This program is intended for grantmakers who are currently engaged in collaborations who can enrich our discussion and funders who are interested in collaboration but have not yet joined a formal network. Register today and we’ll see you next Thursday!

 

Photo cc edlabdesigner

Take a Virtual Coffee Break!

July 29, 2014

gcftPhilanthropy – we need each other to do it well, and it’s imperative that we make time to share stories, compare notes and answer questions. My favorite way to engage is over coffee or lunch, but that’s not always possible. Sometimes online advice – I call it a virtual coffee break – will do.

I know GrantCraft for their excellent guides, and I’ve used many of them in my work. The site has now been completely reorganized, making lots of great content much easier to locate and use. They’ve also made it easier to find out what other grantmakers have got brewing and to contribute your own lessons learned.

Maybe you’re working on an initiative that’s new to your community but has taken off elsewhere, or you have a burning question that you’d like a lot of people to weigh in on right now. Those are a couple of the reasons I’m hoping that GrantCraft’s new features really take off.

I encourage you to take a fresh look at the site, share your wisdom and comment on the questions asked by others. All of the discussions on the site are searchable and will be archived. Today when I checked, there were funders wondering how others help grantees beyond grants, how grantmakers help grantees find new money, challenges that arise when collaborating with other funders and how your organization structures challenge grants. These are all questions that I know many of our MCF members can help answer for other grantmakers.

Every success I have had in this field has been because of connections I’ve made and people I’ve met. GrantCraft now provides us a virtual opportunity to widen our networks and learn from grantmakers we haven’t yet met. If we take advantage of it, we’ll each improve our own practice, and we’ll better the field of philanthropy together. Let’s use it to stimulate real results!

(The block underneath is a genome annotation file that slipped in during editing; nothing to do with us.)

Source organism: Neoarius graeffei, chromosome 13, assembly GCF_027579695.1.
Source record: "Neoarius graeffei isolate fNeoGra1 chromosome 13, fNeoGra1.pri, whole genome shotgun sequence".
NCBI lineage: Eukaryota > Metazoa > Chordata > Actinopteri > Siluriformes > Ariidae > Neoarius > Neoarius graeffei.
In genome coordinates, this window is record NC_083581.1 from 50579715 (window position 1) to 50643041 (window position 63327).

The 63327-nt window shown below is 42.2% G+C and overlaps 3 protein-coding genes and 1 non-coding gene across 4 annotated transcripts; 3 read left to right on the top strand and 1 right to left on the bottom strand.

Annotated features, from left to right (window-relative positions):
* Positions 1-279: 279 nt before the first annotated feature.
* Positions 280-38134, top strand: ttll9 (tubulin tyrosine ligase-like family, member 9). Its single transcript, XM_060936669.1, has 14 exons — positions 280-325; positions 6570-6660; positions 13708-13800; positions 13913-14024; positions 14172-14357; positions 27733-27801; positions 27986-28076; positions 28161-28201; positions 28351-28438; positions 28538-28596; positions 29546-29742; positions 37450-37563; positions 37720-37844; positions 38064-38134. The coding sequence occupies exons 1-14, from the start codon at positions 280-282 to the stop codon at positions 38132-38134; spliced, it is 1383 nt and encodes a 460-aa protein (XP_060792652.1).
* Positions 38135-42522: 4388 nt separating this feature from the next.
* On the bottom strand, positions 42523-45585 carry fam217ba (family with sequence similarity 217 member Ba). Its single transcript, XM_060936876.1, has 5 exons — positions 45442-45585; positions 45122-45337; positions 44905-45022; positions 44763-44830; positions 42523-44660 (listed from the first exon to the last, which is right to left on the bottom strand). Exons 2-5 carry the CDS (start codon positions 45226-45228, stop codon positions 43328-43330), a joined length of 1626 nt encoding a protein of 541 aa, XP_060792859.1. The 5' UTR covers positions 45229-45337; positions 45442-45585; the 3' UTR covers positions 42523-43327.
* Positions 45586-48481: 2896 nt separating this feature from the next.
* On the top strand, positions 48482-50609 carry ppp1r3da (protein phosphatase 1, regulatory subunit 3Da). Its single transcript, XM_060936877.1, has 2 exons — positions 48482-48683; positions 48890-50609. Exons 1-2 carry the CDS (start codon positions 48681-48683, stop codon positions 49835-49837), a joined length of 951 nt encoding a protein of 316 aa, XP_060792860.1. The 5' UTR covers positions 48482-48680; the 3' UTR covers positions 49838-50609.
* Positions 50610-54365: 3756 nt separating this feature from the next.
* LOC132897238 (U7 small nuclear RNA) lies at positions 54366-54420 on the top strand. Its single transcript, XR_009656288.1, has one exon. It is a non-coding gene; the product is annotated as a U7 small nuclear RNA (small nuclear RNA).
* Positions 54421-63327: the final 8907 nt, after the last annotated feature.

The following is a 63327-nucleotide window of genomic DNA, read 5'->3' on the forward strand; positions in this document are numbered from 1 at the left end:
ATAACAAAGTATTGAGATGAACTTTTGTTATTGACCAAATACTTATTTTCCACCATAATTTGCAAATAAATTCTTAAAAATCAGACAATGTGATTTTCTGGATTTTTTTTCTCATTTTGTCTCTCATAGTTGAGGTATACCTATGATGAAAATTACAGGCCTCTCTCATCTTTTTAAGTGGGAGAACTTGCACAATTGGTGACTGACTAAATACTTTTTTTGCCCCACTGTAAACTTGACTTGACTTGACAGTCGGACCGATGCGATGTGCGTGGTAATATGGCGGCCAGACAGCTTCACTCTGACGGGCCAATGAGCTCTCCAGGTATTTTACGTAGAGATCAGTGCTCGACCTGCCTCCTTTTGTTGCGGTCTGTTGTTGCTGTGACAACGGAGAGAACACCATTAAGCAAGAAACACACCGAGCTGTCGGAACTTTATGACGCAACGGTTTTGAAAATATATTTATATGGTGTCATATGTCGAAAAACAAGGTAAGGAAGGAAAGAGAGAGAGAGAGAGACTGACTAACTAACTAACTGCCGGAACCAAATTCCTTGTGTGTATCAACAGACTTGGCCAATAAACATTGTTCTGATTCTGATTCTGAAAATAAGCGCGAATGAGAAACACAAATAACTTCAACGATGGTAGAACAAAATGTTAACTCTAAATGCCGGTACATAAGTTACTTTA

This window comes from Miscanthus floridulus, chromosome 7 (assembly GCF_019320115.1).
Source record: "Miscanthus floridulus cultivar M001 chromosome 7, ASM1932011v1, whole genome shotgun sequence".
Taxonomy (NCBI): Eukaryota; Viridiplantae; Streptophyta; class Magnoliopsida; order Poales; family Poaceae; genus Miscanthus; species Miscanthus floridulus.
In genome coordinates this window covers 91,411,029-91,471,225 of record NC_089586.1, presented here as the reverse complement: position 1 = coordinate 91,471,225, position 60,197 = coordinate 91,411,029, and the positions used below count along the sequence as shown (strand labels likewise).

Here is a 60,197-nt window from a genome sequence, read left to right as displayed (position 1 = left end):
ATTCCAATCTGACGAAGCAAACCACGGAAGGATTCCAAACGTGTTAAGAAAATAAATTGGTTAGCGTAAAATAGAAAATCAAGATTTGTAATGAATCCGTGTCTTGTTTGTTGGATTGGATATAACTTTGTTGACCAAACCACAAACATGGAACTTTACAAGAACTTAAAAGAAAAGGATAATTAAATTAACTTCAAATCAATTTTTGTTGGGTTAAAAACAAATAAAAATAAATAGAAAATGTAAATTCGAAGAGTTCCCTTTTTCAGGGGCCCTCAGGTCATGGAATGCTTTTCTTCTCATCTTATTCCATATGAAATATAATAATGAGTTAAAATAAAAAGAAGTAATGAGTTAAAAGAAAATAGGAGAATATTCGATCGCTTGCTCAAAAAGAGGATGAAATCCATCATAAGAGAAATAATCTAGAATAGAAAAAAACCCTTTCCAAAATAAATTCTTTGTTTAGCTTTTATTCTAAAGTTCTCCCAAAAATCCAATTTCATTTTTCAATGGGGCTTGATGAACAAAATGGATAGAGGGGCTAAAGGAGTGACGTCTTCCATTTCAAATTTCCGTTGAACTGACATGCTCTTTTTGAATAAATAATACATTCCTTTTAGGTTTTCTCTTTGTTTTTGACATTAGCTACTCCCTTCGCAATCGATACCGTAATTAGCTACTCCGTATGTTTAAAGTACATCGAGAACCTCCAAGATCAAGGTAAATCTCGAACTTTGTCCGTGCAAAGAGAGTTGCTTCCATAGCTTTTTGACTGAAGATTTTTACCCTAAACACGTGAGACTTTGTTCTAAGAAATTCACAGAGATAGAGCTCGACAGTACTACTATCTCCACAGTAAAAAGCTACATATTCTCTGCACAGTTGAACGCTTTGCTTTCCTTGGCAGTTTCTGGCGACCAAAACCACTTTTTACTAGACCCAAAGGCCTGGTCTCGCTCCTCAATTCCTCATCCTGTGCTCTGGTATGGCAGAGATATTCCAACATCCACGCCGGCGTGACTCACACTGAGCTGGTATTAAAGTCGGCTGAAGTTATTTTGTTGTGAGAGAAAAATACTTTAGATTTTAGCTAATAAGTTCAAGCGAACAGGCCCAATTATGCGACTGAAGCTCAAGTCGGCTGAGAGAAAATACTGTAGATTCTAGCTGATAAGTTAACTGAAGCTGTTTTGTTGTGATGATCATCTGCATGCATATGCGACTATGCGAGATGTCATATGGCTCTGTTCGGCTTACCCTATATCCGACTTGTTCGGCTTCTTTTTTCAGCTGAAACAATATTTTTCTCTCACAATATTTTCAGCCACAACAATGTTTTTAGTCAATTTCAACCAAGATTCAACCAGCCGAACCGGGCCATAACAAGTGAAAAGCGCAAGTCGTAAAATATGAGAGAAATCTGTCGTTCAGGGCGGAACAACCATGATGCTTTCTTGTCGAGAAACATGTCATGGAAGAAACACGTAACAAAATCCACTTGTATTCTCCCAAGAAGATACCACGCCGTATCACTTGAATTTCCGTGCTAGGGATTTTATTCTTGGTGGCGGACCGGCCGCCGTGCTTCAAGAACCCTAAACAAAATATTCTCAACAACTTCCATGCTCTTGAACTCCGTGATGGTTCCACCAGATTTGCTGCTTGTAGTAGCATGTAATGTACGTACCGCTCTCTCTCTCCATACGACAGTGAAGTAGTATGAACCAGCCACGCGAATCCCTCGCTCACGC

- Trista Harris, MCF president


Channel One Regional Food Bank Wins All-Star Grant

July 18, 2014

Baseball’s All-Star Game happened earlier this week in Minneapolis, and with it came the announcement of the nonprofit awarded the Twins “All-Star Fans Choose” grant.

Nearly 75,000 fans voted to help award the $500,000 grant, with Channel One Regional Food Bank ultimately selected. The food bank plans to use the $500,000 grant to add more than 20,000 square feet of warehouse space at its Rochester location and build a kitchen and classroom to better serve and feed people in need. Channel One serves 13 counties in Southeast Minnesota and LaCrosse County in Wisconsin and an average of 100,000 people a year.

Six other finalists were each awarded $50,000:

  • Camp Fire Minnesota in Chanhassen
  • Cookie Cart in Minneapolis
  • Hmong American Farmers Association in Vermillion
  • Madison Claire Foundation inWoodbury
  • Minnesota Adult and Teen Challenge in St. Michael
  • People Serving People in Minneapolis

The “All-Star Fans Choose” grant was part of an extensive legacy giving campaign, including the contribution of more than $8 million toward local projects and national charitable initiatives. This was made possible due to a partnership between MLB Charities, the Twins Community Fund and the Pohlad Family Foundation.

Congratulations to Channel One Regional Food Bank and all the finalists!


Follow

Get every new post delivered to your Inbox.

Join 5,252 other followers